Yeah. You're doing the right thing, expending a lot of effort to do it, and when the incompetents/scofflaws auger in, who is that then has to cope with increased regulatory oversight - the people, like you, who were never a part of the problem - meanwhile, the incompetents/scofflaws carry on as before. It can be damned unjust to follow the regulations, when so many of those regulations exist precisely because of the conduct of those who aren't going to follow them anyway!

May I ask, within the US FAR, do you guys have something along the line of the Australian special airworthiness category for "Private Operations of Prototype Aircraft", which may be obtained after operating under an R&D SAC for one year? This removes OL for geographical limits, parachute wearing and locking of external stores when parked and most restrictions on who may be carried, but adds a limit of 6 occupants maximum.
 

lelievre12

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If it's true that all the monies will be returned and contracts nullified, I see that as a way to not have to deliver at the discounted prices for some investors or having to sell kits at the $130K price for the rest of deposit holders. That could save millions if the project ever delivers actual kits down the road. Sorry if that is a dark view.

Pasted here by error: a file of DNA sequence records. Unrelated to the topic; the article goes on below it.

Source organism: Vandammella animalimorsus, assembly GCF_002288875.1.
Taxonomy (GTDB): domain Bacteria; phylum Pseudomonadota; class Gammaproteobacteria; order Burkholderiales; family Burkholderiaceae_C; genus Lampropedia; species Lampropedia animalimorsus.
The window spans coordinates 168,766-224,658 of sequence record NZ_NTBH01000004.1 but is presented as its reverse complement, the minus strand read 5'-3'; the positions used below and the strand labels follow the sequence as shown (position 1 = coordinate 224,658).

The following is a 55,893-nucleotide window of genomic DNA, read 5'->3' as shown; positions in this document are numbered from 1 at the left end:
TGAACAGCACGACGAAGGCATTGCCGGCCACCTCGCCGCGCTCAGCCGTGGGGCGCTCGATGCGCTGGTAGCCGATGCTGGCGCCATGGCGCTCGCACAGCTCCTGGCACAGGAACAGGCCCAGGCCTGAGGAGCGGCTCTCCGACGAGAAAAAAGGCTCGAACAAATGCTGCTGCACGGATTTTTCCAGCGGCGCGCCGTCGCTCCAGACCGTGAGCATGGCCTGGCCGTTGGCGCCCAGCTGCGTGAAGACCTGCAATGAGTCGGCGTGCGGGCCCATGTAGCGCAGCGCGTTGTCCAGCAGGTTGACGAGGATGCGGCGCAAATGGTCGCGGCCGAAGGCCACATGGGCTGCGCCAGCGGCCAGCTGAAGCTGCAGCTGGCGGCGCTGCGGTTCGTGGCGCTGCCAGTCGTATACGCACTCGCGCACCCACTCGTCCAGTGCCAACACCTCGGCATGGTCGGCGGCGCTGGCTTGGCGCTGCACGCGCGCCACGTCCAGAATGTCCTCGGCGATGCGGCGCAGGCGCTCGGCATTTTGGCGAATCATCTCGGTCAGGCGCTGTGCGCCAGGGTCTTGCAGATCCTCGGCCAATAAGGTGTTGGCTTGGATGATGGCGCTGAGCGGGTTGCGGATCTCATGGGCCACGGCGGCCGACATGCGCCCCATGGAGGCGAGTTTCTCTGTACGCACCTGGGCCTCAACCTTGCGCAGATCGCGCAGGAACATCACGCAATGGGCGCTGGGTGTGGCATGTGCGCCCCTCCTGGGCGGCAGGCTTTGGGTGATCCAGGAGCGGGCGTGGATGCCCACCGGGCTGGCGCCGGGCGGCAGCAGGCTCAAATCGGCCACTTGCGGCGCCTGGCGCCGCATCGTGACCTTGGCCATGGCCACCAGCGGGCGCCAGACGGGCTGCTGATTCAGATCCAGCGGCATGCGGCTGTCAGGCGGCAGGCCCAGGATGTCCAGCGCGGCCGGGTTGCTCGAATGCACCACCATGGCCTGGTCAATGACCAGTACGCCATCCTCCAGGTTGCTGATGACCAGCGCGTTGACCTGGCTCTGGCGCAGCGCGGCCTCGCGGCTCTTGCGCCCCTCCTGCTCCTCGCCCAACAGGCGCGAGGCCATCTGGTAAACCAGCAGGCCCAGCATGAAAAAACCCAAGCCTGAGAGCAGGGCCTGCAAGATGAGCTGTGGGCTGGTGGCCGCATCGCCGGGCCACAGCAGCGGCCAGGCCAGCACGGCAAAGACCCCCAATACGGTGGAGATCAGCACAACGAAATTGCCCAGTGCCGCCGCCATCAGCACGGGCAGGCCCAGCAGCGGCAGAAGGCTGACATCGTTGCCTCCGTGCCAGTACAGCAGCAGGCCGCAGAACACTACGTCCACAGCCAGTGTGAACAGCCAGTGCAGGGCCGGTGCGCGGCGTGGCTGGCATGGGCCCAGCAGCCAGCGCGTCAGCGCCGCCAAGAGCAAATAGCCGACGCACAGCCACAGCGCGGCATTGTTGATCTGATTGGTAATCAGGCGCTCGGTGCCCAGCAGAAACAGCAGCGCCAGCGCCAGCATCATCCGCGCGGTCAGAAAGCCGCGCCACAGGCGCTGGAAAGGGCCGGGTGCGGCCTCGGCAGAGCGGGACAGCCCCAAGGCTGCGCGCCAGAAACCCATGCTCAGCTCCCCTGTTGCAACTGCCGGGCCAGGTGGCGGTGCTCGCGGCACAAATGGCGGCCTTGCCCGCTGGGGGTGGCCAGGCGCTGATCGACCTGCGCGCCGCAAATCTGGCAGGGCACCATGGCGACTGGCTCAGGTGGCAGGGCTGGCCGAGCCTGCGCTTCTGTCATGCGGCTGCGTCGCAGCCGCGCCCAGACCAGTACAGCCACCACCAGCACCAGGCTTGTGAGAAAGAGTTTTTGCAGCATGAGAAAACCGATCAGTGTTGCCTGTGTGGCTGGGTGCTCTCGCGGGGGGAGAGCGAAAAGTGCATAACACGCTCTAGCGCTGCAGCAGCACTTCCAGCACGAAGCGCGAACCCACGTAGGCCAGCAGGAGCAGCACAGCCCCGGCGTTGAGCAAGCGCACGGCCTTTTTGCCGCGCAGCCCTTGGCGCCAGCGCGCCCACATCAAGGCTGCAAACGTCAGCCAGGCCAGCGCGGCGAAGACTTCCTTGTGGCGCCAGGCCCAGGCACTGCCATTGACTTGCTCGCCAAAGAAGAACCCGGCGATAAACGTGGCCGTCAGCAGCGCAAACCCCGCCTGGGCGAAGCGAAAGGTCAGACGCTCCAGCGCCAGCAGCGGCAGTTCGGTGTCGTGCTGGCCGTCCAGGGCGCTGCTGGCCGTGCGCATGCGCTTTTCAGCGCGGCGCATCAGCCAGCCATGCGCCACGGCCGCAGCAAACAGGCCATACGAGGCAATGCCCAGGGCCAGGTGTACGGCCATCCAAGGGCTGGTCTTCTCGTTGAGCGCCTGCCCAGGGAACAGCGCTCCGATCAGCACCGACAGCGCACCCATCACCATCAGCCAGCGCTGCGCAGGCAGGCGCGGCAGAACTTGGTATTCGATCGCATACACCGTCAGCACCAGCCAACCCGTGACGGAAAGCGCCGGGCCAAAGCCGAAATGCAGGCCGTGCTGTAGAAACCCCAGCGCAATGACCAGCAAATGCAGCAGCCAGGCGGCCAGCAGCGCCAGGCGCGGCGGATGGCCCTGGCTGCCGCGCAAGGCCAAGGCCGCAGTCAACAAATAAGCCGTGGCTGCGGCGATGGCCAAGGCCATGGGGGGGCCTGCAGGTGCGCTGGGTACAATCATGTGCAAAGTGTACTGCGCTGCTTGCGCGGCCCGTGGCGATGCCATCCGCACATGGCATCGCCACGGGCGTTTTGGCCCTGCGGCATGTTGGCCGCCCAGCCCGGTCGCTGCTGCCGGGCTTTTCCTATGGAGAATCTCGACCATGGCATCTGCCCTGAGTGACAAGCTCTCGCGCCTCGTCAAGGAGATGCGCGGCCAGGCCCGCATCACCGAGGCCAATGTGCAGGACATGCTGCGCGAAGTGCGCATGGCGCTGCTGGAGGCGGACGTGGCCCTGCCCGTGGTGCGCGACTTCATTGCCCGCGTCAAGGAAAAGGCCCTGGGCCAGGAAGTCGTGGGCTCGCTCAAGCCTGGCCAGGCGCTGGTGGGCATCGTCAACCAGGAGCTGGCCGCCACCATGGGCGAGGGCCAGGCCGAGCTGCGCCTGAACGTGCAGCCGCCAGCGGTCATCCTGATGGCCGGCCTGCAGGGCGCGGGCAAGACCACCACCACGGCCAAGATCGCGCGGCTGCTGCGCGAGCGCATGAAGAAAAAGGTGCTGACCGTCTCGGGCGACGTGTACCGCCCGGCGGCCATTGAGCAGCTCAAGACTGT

I just don't see any company getting involved in this project financially to "show the world" as PM set out to do originally while losing money at it. Business doesn't work like that and the talk of "open source" and offering components at cost originally were wishful thinking.
Here in Silicon Valley there has been sustained and heavy investment in autonomous electric and hybrid powered personal aircraft tech of all sorts. I have personally seen folks like Catto Prop using most of their manpower making custom props for these projects. Or Viking selling some engines to folks making hybrid BLDC generators.

My guess is that the value of Raptor would be in its sexy, spacious and futuristic airframe. That could be used as a platform for some of this work. I have no idea what tech we are talking about, however for investors, having a sexy futuristic aircraft in which your secret tech is mounted, is way better than showing the same tech in a repurposed old C337. Better in that you can attract VC money etc. Having lived here I can confirm that 'sexy' and 'futuristic' are going to attract investors as much/more than 'practical' and 'well engineered'. As you alluded, many investors are not that tech minded and go from their 'intuition' rather than know-how.

Having been a tech CEO myself, I know that the cost of designing and building a futuristic looking airframe from scratch would far exceed the $$ probably offered to PM inhale his project. So from where I sit, buying out Raptor and putting it on the front page of my "whatsit tech' slide deck pitching my B Round makes lots of sense to me.

Perhaps we're not going to see 3.0TDI canards sold to mums and dads, but we may see Raptoresque looking air taxis some day.
 
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Vigilant1